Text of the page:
I tried Autopilot, Tesla's advanced driver-assistance system, in the Model Y SUV.
It steers automatically to follow curves in the road and keeps pace with traffic.
It would be a welcome tool on long and boring highway drives.
Elon Musk says it all the time: Tesla is as much a software company as it is an automaker.
Whether you agree or not, there's no doubt the company's buzziest and most controversial piece of technology is Autopilot.
Many Tesla owners swear by the semi-automated driving feature. At the same time, the federal government is investigating crashes where Autopilot-enabled cars collided with parked emergency vehicles. Some safety experts argue that the Autopilot moniker invites too much confidence in the system, given that it isn't autonomous.
Needless to say, I was eager to test out Autopilot for myself when reviewing a Tesla Model Y recently.
What is Autopilot and is it self-driving?
Autopilot, first released in 2014, is an advanced driver-assistance system that relies on a suite of cameras to "see" surrounding traffic and take over some driving tasks. Basically, it's a smarter version of cruise control that adjusts speed in response to the vehicle ahead and steers to follow bends in the road.
Musk has promised that self-driving Teslas are just around the corner for years, but that still hasn't materialized. Autopilot (like other brands' similar features) ranks at a Level 2 on the widely accepted five levels of driving automation, meaning it requires full human supervision. In a Level 5 car, passengers would be able to nap while the vehicle does 100% of the work.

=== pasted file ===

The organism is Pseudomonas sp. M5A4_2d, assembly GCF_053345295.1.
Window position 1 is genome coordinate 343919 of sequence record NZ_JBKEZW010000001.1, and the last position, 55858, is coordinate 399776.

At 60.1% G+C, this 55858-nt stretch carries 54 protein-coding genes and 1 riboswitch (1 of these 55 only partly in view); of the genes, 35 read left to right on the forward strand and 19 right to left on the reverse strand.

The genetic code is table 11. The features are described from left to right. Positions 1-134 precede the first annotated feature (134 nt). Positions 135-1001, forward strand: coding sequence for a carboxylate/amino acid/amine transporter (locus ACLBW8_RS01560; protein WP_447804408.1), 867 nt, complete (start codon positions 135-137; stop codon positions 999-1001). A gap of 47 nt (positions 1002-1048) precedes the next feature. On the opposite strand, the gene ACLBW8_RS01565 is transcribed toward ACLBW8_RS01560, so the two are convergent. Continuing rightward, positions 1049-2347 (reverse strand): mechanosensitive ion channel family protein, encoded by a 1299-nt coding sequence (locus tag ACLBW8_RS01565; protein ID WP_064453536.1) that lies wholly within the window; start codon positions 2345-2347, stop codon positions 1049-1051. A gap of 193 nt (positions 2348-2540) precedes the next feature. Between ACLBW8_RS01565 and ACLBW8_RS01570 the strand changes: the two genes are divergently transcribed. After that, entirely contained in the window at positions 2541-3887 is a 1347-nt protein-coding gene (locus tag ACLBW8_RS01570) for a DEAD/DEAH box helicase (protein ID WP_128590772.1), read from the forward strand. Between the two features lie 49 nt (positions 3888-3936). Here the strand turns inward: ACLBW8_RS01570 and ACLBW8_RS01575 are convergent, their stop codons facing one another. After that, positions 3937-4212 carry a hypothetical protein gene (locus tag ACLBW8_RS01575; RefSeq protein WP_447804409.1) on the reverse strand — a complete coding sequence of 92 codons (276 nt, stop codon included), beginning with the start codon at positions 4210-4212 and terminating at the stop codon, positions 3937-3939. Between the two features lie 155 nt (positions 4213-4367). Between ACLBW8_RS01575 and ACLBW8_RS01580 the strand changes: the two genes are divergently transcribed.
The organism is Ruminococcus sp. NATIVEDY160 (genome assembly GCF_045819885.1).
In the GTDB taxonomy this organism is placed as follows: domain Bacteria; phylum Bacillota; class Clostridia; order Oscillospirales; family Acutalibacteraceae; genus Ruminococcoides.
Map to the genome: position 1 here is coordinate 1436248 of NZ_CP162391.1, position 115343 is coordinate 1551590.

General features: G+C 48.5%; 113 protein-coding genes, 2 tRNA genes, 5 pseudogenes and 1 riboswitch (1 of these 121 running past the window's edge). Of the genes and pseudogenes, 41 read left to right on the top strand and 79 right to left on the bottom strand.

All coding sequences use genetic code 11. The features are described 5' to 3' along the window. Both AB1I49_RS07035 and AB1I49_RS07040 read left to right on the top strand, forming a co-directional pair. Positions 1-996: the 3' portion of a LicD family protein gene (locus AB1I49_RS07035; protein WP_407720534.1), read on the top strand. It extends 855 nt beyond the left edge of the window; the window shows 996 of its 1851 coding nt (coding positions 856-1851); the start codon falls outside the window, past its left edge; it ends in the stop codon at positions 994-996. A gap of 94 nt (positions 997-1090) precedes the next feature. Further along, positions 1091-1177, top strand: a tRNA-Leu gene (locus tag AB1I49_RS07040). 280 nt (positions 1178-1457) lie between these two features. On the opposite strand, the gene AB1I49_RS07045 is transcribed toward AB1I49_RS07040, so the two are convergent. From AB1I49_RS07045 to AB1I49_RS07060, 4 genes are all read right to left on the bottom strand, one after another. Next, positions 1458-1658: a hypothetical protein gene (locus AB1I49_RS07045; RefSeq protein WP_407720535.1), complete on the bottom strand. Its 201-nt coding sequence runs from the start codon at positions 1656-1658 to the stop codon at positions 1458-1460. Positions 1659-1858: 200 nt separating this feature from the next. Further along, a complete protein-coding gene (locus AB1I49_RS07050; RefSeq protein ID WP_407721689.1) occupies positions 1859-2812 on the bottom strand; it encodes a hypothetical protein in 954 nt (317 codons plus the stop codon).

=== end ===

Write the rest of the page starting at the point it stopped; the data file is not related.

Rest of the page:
Autopilot comes standard on all Teslas. It differs from the company's pricier Enhanced Autopilot and Full Self-Driving features, which pile on extra capabilities but still don't deliver full autonomy.
What's it like to use?
Autopilot performed impressively well over a couple of hours of driving on divided highways and some two-lane roads. Full disclosure: This brief test happened in daylight under ideal weather conditions.
After depressing the right stalk twice, Autopilot activated instantly almost every time. Some other systems I've tried can take several seconds to lock into the lane lines. Braking or knocking the stalk upward deactivates the system.
Autopilot confidently kept the SUV centered in its lane without any wavering or jitters. It followed bends in the road nicely, but I found that it took some curves too fast for comfort. It reacted naturally to other cars, slowing down with traffic and speeding up as soon as things cleared up. One can easily set the cruising speed using the steering wheel's right scroll wheel. The few times that another car merged in front of the Tesla, Autopilot responded well.
A handy visualization in the car's touchscreen shows what the vehicle sees, including other cars and traffic cones. When Autopilot is switched on, the screen displays a blue steering-wheel icon and highlights the lane lines in blue. But I wish the Model Y had a display in front of the driver. That way, one could view Autopilot's status — including the set speed and whether it detects the car ahead — without looking away from the road.
Tesla owners often complain about their cars nagging them to keep their hands on the wheel when Autopilot is on, but I didn't find that to be an issue. Maintaining a bit of turning pressure on the wheel lets the car know you're engaged.
What's the verdict?
Still, it's key to understand the system's limitations. Autopilot technically works on any road with visible lane lines, but that's not always advisable. For example, it activates on roads with traffic lights but won't react to them. I used Autopilot a bit on non-highway roads, but found it unsettling to not be in total control in those unpredictable environments.
Perhaps someday a Tesla will be able to truly drive itself (this year, if you believe Elon Musk). But that future is likely a long way off.
Read the original article on Business Insider